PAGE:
Film Review: Miss Juneteenth
Director: Channing Godfrey Peoples
Sailor Bear and Ley Line Entertainment
Streaming on Video on Demand: 06.19
So, I came very late to the Gilmore Girls party, but I have made up for it by binging the entire series—as well as A Year in the Life—multiple times. The show has become my escapist obsession, and Star’s Hollow is my happy place. But if there’s one thing the month of June taught me it’s that, sometimes, a good a jolt of reality can be even more needed than an escape. Miss Juneteenth, which made a splash at the 2020 Sundance Film Festival, is Gilmore Girls minus the excess of white privilege.
Turquoise Jones (Nicole Beharie), is a single mother in a suburb of Fort Worth, Texas who won the local Miss Juneteenth pageant as a teenager, as well as the full college scholarship that comes with it. It’s now over 15 years later, and Turquoise has entered her daughter Kai (Alexis Chikaeze) in the pageant, because she wants her daughter to have the life she lost when a teen pregnancy led to her dropping out of college and working for a time as a stripper. But Kai wants to pursue a future in dancing. She sees little use for the pageant, and isn’t even sure she wants to go to college.
Miss Juneteenth is raw and at times depressing, but it’s never fake. It’s a captivating character study and a moving portrait of determination under difficult circumstances, driving home the theme of how hard it is to care for others when you can’t forgive yourself. It’s also a harsh look at the reality of being poor and black in America.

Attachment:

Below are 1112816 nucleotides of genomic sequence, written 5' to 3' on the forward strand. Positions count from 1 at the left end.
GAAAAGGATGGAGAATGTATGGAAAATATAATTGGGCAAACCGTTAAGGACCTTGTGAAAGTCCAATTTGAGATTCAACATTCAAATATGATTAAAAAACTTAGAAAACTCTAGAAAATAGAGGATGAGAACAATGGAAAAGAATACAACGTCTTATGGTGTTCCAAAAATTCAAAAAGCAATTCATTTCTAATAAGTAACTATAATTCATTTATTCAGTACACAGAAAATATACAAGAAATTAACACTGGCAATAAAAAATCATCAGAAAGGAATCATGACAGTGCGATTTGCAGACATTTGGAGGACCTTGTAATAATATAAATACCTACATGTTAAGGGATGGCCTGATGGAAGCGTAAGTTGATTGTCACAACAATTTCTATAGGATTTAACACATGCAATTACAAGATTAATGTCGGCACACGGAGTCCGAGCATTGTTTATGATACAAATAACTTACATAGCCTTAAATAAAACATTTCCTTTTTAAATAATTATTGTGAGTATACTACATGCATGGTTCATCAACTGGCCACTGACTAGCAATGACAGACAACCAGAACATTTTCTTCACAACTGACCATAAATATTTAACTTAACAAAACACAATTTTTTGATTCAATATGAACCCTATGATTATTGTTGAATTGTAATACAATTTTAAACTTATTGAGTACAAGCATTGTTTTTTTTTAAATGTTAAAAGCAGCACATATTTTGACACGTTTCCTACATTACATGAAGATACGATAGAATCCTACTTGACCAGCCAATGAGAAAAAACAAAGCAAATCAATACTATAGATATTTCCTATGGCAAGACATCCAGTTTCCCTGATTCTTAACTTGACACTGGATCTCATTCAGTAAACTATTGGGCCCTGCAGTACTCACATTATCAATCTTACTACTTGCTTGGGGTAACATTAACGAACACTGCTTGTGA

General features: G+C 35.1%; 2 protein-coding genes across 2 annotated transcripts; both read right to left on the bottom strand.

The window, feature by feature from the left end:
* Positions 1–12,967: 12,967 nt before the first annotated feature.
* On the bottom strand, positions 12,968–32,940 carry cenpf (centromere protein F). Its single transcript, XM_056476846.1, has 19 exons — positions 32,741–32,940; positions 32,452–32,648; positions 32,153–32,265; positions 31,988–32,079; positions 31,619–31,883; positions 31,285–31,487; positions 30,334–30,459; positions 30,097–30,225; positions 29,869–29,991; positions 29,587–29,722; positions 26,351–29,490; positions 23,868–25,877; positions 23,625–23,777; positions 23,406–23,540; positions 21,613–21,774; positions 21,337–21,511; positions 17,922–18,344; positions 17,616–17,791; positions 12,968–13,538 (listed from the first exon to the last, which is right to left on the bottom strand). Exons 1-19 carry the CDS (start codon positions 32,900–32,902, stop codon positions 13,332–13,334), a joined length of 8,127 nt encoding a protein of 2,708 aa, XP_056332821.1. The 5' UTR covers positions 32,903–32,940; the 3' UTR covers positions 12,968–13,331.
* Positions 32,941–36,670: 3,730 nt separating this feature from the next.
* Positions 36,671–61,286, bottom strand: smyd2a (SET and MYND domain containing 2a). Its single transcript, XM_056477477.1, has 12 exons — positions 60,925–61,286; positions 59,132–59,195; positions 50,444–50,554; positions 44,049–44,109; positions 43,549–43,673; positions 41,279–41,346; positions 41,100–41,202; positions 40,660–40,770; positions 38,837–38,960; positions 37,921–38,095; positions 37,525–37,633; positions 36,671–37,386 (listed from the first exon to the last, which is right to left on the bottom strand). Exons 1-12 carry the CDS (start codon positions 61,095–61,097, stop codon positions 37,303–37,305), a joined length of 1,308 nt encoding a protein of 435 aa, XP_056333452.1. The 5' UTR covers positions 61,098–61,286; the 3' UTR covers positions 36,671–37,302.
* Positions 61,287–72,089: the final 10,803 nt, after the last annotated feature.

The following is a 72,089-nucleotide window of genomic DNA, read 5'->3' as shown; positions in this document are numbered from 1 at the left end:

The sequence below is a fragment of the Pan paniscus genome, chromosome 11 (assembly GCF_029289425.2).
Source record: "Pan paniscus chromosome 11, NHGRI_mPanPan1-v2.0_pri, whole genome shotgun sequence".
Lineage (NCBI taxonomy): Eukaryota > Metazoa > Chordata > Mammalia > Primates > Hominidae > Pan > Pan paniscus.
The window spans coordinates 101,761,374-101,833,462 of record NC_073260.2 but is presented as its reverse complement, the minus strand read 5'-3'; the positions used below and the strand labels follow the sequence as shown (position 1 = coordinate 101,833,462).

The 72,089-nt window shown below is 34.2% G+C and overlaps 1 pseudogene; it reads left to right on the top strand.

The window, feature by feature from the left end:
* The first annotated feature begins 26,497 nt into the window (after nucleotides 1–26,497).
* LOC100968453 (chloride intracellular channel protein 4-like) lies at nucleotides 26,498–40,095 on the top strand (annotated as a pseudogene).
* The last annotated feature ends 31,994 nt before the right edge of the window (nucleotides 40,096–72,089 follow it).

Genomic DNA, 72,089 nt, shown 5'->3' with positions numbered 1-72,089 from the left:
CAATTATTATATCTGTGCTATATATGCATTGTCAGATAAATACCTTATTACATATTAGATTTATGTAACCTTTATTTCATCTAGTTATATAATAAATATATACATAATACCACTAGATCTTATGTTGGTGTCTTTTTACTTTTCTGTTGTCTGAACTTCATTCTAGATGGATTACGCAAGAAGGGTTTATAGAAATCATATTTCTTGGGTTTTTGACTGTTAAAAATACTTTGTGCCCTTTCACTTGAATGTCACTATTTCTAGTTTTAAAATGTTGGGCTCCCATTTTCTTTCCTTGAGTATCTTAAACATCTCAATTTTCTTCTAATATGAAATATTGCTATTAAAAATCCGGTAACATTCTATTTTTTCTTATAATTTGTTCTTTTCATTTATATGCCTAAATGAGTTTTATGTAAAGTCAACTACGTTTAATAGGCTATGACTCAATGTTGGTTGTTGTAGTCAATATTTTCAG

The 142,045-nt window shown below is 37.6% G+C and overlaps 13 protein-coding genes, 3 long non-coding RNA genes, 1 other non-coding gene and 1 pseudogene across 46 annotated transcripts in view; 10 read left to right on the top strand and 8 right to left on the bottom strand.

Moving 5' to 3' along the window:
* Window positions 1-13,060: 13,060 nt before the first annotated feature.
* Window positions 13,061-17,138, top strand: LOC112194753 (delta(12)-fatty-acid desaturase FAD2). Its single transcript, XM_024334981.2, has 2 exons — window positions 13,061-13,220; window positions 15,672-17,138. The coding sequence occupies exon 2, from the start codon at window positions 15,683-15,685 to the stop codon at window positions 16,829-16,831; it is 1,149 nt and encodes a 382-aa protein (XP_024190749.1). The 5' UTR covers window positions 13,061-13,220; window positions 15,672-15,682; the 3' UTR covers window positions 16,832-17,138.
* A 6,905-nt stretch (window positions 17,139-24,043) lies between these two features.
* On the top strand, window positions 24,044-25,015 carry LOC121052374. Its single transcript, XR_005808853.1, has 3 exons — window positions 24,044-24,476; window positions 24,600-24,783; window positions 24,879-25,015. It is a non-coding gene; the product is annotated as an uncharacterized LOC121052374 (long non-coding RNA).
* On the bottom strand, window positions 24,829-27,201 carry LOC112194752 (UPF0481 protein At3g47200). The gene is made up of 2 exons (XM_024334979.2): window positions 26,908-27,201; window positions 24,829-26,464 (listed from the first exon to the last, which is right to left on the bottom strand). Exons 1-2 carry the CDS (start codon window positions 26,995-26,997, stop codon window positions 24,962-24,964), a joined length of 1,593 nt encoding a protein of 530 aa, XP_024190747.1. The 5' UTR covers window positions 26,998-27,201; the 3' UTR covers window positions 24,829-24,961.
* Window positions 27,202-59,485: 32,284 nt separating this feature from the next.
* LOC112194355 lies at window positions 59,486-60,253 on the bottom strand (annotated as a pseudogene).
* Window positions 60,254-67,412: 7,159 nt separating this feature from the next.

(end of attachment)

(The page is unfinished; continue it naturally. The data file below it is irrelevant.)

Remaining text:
Nicole Beharie is pitch perfect in her portrayal of Turquoise, always balancing her toughness and frailty in the momeny. Chikaze is beautifully natural, and Lori Hayes is spellbinding as Turqouise’s fanatically religious and alcoholic mother.
Writer/Director Channing Godfrey Peoples establishes herself as a skilled and exciting new cinematic voice. If she isn’t fielding some serious offer from studios (which I hope she is), it would be nice to think that it’s because this is a small and intimate piece of storytelling that’s not igniting Hollywood’s collective imaginations, as opposed to the extended forces of racism and sexism in the movie industry. But whatever strides are being made, they aren’t happening fast enough, and you shouldn’t need to see this film to be reminded of that fact.
Miss Juneteenth is a big winner, a touching and melancholy piece of storytelling that is as timeless as it is timely. It is easily one of the best films of 2020 up to this point, and one which you will not regret taking a chance on. –Patrick Gibbs